Amy's Ice Cream

www.amysicecreams.com
www.philsicehouse.com

Amy Simmons learned her craft at Steve's Ice Cream in Boston, and then moved to Austin, found a spot, wrote a hot check to get the first Amy's Ice Cream open, completely dominated the local ice cream scene, and now has (almost) 13 Austin locations, plus one each in Houston and San Antonio. A new addition to the Amy's family is Phil's Icehouse, a franchise-ready Allandale burger joint adjacent to the Amy's production facility.

Eddie V's

www.eddiev.com
www.hopdoddy.com
www.moonshinegrill.com

Larry Foles and Guy Villavaso, who founded and then sold their interest in Z'Tejas, based their Eddie V's concept on the great American seafood houses in San Fran­cisco, Boston, and New Orleans, and now there are seven Eddie V's, with two in Austin. Roaring Fork is their wood-fired grill, Old-West-meets-New-American concept, with four locations (two in Austin). Foles and Villavaso recently teamed up with Chuck Smith and Larry Perdido of Saba (now closed) and Moon­shine Grill fame to open Hopdoddy Burger Bar, which seems destined for a franchise lifespan.

Pluckers

www.pluckers.com

In 1991, Mark Paul and Dave Greenberg were freshmen at UT craving food at 2am, and there were no wing joints that delivered. They decided then and there that they would open one, spent the next four years looking for money and testing recipes, and in 1995, the first Plucker's was born, for a price tag of $13,000. Now they have 11 locations (five in Austin), an office overlooking Town Lake, and Greenberg's brother Sean has joined the corporate fold.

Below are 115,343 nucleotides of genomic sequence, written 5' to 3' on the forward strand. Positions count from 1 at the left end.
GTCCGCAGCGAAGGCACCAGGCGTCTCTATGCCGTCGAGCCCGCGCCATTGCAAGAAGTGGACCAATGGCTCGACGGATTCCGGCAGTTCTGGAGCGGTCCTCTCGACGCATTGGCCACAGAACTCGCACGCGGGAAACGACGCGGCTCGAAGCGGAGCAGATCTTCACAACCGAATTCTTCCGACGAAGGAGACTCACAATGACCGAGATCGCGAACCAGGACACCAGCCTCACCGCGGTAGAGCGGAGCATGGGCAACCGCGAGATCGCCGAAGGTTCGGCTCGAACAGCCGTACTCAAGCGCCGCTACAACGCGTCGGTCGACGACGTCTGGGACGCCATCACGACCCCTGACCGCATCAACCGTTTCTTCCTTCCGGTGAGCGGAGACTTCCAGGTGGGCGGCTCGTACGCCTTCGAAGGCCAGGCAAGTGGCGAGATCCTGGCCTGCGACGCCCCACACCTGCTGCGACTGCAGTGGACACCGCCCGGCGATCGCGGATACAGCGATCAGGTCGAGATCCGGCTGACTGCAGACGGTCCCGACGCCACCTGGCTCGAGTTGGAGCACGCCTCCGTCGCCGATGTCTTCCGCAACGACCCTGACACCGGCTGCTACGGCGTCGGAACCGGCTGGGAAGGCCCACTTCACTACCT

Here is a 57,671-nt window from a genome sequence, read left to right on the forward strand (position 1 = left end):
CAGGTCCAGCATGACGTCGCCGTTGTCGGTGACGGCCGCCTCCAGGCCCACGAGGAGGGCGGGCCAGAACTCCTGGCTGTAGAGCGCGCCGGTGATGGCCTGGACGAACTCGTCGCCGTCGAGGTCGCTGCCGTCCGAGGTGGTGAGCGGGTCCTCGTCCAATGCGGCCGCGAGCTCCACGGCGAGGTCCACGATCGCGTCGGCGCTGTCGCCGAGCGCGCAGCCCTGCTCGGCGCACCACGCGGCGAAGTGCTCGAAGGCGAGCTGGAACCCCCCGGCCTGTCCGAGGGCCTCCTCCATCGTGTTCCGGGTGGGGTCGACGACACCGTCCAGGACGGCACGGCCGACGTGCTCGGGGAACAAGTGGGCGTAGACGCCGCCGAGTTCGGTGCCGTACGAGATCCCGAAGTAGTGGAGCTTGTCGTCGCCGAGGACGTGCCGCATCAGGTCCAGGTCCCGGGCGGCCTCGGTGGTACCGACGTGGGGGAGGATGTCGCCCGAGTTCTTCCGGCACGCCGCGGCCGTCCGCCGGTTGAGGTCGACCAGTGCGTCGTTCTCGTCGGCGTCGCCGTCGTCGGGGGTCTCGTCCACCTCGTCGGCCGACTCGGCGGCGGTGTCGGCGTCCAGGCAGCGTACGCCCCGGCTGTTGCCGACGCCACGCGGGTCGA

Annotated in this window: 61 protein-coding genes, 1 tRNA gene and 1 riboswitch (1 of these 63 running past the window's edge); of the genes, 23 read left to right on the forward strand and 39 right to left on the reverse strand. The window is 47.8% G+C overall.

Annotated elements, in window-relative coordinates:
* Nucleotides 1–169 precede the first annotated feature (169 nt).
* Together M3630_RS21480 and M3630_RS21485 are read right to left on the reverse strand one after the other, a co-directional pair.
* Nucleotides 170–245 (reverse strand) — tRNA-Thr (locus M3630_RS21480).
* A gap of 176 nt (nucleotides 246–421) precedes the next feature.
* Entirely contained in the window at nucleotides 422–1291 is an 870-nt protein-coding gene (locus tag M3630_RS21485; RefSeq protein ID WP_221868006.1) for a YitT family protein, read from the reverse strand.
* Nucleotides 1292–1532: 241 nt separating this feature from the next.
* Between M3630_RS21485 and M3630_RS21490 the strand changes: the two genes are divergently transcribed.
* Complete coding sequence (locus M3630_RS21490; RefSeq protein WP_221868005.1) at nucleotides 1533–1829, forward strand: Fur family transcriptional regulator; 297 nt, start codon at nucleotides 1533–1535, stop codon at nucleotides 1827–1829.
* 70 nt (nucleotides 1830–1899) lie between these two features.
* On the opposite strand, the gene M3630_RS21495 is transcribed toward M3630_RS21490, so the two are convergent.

Thundercloud Subs

www.thundercloud.com

ThunderCloud was started in 1975 by John Meddaugh and Andy Cotton, who wanted to start a neighborhood sub shop offering fresh, quality ingredients at great prices, served by unique folks who loved their jobs. Obviously that concept struck gold, with 24 locations just in the Austin area alone. Meddaugh and Cotton share 17 of them, while co-owner/franchisor Mike Haggerty has 13 units.

Frisco Shop

www.thefriscoshopaustin.com

No mention of local Austin chains can ignore the impact of Harry Akin's Night Hawk restaurants, considered the granddaddy of the concept locally. Akin started with a burger stand in the Depression year of 1932 at South Congress and Riverside, with late hours, 15-cent hamburgers, and a good cup of coffee. That cafe grew into an empire of seven restaurants, with Akin raising and butchering his own cattle, using the trimmings to make the famed "Top Chop't" steak, which he developed into a major frozen-food line during the Fifties. Akin died in 1976, and by 1980, due to mismanagement and other factors, four of the seven restaurants had folded. The frozen food division was sold in 1994 (and is still doing well in Buda), and the last remaining beacon of the old chain is the Frisco Shop at 6801 Burnet Rd.